The Chinese automotive market is highly fragmented. There are approximately 130 auto companies and the top 10 accounted for 83 percent of all sales in 2008. There were 10 auto companies that made no cars at all last year according to media reports.
While the central government has been pushing consolidation in the auto sector for years, such mergers among major players have been rare until now. The most recent merger was between Shanghai Automotive Industry (Group) Corp. (SAIC) and Nanjing Automotive Industry Group at the end of 2007. A ¥10-billion auto giant
Automobile production accounted for 8 percent of all Beijing industry in 2008, double the percentage from seven years before. The automotive industry has become one of the pillars supporting economic development in the capital.
As an enterprise owned by the city government of Beijing, BAIC has won great support from the municipal government in M&A projects.
Last December, the Beijing municipal government set out to build a company with annual revenue exceeding ¥100 billion. After Shougang Group moved to the Hebei Province, BAIC was selected as the company to achieve the task.
BAIC sold 780,000 vehicles and achieved ¥75 billion in sales revenue last year. Sales will need to grow by at least 34.3 percent this year if BAIC expects to reach ¥100 billion. In the backdrop of an economic crisis, this target seems more difficult to achieve, and acquisition of domestic automakers has become inevitable. This is echoed in Xu Heyi’s statement that “economic crisis provides opportunity of consolidation” in the interview with CBU/CAR.
Fujian Motor’s sales revenues exceeded ¥10 billion in 2008, which seems enough to supplement that of BAIC. But Changfeng Auto only achieved revenues of ¥5 billion last year, not satisfying BAIC’s needs.
Restructuring more than one company would be a tough task for BAIC now, say analysts, so only buying Fujian Motor could be the best choice.
Future of foreign partners
If BAIC acquires Fujian Motor, the two companies would have to adjust their partnerships with foreign partners to save resources.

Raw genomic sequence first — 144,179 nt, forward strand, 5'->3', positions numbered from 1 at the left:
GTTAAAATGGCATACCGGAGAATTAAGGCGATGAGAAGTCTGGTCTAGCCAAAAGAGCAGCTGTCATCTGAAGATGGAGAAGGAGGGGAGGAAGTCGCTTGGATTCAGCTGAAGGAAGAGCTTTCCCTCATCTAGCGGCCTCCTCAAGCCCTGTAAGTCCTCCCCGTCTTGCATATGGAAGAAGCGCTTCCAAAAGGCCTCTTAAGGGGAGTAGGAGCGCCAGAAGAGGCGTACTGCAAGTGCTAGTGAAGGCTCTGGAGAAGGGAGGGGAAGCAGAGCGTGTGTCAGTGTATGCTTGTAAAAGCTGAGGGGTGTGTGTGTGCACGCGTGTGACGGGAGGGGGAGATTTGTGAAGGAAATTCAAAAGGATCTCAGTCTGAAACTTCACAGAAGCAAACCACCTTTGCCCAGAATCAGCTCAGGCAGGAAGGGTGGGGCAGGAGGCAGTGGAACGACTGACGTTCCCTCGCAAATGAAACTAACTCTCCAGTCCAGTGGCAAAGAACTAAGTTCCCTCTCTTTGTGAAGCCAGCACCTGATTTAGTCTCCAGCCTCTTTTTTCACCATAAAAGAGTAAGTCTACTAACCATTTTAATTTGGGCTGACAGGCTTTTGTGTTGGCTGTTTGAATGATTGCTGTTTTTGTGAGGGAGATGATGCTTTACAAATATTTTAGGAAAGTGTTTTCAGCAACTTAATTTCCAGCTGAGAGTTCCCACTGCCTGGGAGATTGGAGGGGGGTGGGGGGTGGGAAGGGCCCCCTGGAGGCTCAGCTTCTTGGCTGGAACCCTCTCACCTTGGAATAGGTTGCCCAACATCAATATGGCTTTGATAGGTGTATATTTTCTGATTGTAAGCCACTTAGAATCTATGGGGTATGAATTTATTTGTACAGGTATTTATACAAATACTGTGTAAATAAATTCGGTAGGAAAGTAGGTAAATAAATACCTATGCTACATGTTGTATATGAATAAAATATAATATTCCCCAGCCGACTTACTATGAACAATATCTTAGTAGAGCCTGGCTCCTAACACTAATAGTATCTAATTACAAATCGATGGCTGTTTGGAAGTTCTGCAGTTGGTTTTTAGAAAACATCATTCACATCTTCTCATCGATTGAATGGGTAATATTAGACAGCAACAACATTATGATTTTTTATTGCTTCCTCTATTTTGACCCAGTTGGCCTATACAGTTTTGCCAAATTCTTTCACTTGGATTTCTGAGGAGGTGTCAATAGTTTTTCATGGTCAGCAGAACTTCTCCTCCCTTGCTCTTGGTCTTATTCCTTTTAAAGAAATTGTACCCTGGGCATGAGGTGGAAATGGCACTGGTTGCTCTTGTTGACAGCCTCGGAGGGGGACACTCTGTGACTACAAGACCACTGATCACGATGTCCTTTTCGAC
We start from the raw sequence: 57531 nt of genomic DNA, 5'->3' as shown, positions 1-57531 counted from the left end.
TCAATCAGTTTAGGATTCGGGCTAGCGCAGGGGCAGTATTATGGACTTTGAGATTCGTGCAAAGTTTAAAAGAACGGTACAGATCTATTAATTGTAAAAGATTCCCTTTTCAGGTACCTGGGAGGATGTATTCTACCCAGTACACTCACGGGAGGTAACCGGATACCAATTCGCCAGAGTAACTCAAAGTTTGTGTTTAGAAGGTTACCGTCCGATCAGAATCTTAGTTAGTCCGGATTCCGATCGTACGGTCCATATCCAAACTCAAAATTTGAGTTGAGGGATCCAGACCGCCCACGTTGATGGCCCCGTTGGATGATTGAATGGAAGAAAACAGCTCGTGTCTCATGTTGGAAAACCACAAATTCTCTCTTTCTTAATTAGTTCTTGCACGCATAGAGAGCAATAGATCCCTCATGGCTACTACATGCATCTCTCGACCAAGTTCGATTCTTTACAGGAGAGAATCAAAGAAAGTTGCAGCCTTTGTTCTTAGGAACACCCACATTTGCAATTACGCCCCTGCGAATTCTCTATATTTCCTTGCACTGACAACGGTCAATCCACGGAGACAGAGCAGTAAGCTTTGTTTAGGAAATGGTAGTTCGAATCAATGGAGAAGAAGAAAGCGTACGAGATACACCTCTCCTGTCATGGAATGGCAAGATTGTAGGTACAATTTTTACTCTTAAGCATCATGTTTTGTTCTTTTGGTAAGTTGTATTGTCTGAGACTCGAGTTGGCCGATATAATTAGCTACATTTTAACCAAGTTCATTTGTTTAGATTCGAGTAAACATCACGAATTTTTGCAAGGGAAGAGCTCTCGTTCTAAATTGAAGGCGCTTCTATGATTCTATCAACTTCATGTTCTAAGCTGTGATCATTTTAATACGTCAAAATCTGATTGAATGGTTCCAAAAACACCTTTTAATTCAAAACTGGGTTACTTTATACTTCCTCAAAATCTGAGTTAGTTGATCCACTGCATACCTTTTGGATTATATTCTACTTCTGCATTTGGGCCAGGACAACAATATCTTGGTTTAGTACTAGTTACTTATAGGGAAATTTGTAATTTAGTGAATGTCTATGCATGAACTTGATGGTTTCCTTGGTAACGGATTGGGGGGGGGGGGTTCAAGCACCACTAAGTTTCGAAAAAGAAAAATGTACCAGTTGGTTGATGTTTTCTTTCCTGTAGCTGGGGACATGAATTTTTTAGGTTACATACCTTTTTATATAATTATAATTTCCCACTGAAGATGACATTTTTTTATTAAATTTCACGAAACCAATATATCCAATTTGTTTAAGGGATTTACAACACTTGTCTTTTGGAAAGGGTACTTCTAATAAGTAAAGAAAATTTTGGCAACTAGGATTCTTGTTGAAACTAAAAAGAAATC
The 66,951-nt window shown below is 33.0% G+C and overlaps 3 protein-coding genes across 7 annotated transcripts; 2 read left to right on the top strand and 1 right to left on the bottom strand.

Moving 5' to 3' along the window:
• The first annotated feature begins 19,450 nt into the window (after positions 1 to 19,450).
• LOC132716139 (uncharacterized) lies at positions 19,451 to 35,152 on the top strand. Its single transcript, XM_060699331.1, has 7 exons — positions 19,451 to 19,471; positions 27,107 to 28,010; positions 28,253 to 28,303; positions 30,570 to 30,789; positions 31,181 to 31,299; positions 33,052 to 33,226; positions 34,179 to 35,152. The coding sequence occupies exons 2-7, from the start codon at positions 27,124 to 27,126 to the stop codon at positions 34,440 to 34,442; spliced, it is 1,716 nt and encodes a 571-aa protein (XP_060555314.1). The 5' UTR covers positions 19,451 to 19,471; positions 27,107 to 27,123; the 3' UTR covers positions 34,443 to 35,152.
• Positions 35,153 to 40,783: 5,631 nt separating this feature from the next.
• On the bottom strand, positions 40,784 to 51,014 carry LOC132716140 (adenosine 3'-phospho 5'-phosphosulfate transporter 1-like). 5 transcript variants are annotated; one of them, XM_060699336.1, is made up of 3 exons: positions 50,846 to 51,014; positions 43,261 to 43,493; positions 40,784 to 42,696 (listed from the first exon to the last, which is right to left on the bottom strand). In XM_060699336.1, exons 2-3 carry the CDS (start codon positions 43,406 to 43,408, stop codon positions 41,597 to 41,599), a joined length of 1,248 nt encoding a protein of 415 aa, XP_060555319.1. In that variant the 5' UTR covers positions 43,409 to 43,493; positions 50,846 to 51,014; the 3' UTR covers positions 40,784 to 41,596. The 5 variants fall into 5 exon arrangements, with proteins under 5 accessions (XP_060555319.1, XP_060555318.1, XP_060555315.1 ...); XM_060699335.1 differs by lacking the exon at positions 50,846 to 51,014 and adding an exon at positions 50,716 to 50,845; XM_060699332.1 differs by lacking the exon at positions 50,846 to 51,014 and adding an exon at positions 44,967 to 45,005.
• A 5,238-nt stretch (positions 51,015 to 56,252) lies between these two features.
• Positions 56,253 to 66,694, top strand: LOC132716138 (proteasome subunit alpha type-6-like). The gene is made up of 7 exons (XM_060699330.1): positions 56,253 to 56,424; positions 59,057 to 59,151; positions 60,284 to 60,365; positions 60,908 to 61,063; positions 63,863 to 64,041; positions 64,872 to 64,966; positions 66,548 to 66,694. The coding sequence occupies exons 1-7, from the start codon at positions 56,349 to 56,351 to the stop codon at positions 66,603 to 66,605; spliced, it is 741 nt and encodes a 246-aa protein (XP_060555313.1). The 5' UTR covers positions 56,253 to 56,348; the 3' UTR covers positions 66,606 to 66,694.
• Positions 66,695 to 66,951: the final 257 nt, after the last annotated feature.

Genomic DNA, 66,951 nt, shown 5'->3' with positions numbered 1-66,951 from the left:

Currently Fujian Motor has a few subsidiaries including Southeast Motor and New Forta Automotive Industry Co., Ltd. Analysts said Southeast Motor would be the most important business in the future merger, as other subsidiaries are still small in output.
In passenger vehicles, Fujian Motor now focuses on the Southeast and Mitsubishi brands. Its partnership projects with Chrysler and Daimler could be integrated with those of BAIC in the future.
Chrysler lost its voice in the three-way JV BBDC after the divorce with Daimler. Consequently the U.S. automaker began to let Southeast Motor produce Chrysler brand MPVs and hoped to build a separate sales channel. However, a merger would pull Chrysler back to BAIC and might affect its plan of developing independently in China.
Daimler will get more advantages from the merger than Chrysler. Fujian Daimler now produces the Vito and Viano, Mercedes-Benz’s light commercial vehicles, and plans to launch Sprinter in 2010. That may build a synergy with the new JV between Foton Motor and Daimler in commercial vehicles.
As for Mitsubishi, analysts have predicted the Japanese automaker would definitely build more ties with BAIC and may assemble Mitsubishi brand cars again in BBDC.